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Medical Camp

Yesterday, we went to the medical camp at Sanjeevani Hospital. Dr. Gupta is a doctor that lives in Boston that comes every year to India, both to work at this hospital and with the students of Pratham Shiksha. Because it is the rainy season, Sumeeti decided to hold the medical camp now, even though Dr. Gupta isn’t here. Diseases, including Malaria, Dengue, and common colds and influenza, are more easily spread with the water and the influx of mosquitoes during the months of the rainy season.

As the hospital is small and so are the buses, we could only take 15 to 20 kids at a time, making our medical camp three days long to accommodate the 60 students. I must say, I was expecting a relatively large sized bus. But no, it was, as every car in India, a very small “Ambulance” which would have maybe fit 6 people respectively. I have never seen so many kids packed to a van before. It was quite amazing. And I and another teacher had to fit in too! (See the picture below). 

We saw three doctors in total: one optometrist, one dentist and one pediatrician. One thing I would have never even thought about was the trouble of testing your eyes when you can’t read. Even when I was little, I never remember having any problem reading the letters on the Eye Chart. The kids here had an extremely hard time reading the letters, especially when they were tiny. So, we changed it to the chart where you point which way the letter is going. It was hard to explain, but the kids eventually got it. Three out of the fifteen children had problems, all requiring glasses.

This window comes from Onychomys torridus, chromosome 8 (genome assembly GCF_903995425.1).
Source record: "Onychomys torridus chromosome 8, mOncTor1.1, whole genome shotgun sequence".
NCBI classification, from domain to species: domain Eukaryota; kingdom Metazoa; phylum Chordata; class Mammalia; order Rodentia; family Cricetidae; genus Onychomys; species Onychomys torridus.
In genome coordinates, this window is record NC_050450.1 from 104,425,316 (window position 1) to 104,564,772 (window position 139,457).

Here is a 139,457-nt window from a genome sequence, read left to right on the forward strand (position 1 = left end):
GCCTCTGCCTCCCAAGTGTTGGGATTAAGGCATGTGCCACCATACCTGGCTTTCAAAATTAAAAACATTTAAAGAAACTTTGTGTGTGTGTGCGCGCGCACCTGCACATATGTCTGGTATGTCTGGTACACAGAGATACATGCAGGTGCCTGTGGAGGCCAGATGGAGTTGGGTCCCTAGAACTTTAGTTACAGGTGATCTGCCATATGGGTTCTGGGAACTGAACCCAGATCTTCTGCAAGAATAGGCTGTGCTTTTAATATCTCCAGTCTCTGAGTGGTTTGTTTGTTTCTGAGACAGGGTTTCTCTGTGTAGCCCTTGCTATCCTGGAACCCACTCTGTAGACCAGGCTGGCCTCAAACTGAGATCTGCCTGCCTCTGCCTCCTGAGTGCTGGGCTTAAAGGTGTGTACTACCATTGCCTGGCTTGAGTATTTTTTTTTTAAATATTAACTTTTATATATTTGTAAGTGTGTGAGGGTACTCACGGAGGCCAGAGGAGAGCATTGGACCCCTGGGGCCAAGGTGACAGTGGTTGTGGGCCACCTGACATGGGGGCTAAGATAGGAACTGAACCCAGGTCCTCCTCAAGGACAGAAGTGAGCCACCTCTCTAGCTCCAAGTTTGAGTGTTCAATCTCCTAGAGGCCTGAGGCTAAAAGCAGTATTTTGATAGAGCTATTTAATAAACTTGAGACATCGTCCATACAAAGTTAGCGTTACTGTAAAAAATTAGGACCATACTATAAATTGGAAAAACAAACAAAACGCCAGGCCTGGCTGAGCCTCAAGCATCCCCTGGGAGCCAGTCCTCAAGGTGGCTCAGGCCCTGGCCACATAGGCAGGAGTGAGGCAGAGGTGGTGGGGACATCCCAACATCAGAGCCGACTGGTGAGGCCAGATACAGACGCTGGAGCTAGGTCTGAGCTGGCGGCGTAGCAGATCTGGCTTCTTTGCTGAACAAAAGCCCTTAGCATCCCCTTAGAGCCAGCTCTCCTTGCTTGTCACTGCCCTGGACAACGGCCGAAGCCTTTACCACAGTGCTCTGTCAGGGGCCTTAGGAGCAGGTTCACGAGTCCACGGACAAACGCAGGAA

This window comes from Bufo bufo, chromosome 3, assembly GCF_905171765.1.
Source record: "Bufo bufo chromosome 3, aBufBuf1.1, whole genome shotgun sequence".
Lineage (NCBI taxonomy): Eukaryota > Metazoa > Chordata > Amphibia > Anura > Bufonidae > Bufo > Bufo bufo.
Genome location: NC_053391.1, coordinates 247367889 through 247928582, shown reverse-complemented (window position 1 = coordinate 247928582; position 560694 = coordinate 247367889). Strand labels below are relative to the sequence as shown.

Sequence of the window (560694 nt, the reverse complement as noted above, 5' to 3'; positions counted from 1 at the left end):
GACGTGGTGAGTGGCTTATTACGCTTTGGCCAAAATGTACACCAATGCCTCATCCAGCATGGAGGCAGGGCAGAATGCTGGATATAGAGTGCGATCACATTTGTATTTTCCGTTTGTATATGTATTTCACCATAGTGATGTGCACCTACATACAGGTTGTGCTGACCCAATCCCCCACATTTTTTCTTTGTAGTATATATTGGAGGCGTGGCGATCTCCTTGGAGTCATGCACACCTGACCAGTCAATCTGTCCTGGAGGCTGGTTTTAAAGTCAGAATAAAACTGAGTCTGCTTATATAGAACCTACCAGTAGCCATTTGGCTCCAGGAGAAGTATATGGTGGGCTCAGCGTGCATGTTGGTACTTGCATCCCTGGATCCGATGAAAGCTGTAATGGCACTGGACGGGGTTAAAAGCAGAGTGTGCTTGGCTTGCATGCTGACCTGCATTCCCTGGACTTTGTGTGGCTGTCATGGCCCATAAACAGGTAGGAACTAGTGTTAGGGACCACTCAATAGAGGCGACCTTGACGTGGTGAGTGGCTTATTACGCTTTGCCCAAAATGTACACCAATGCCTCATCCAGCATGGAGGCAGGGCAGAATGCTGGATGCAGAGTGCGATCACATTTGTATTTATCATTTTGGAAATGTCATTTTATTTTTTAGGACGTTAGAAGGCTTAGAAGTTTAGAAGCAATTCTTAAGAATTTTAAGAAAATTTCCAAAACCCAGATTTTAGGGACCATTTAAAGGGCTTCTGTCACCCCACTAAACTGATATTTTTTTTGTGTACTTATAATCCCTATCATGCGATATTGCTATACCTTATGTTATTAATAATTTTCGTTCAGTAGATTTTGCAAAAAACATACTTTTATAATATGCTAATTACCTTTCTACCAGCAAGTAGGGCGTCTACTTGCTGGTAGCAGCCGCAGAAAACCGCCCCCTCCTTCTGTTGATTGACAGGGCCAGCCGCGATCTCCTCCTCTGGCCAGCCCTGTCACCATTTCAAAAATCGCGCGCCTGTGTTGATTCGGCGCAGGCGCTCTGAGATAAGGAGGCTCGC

Almost all the kids had teeth problems. Ranging from 7 to 14 years old, it was either eruption with too little calcium, so the child’s teeth were having trouble coming in, or cavaties. Some were serious and had to be removed because the tooth was so bad, and others just required fillings. 

In the general checkup, every single child had early vitamin A deficiency. Many had Anemia and a couple had advanced, stage two Anemia. All the children were underweight and under height. One girl had advancing Hepatitis, soon to become Jaundice. That was pretty scary. And the thing was, she is one of the kids that is always happy and excited. It was very surprising to me that she was seriously ill. These kids have to cope with things, by themselves, at such a young age. I was so fortunate to be a healthy child, with parents that care so much about me, with regular doctor’s and dentist’s appointments. What a news flash! And that was only 15 of the kids!

The pediatrician was telling me that there is a law in India that says that every child under 6 has to take pills twice annually against stomach worms. And these are the kids that can’t afford it. I just can’t imagine having to go to school, hungry, tired and sick every day. These kids are troopers.   I think my going away present to them all is going to be toothbrushes and vitamin A pills!

We’re going to the hospital again tomorrow. Today there was a strike because of conflicts in Kashmir. The police weren’t allowing vehicles on the roads from 9:00 to 11:00, so we couldn’t access the bus. And by the time the strike was over, the driver and all of the doctors either had gone home or were unavailable. Hopefully we can get through all the kids, because we don’t have Friday as an option. It is the 15th, India’s Independence Day, and most work places get the day off. Schools have a one hour celebration where the students sing songs and hoist the Flag, which we will be doing for my last day at the school. I can’t believe I only have two more days. My trip went by so fast!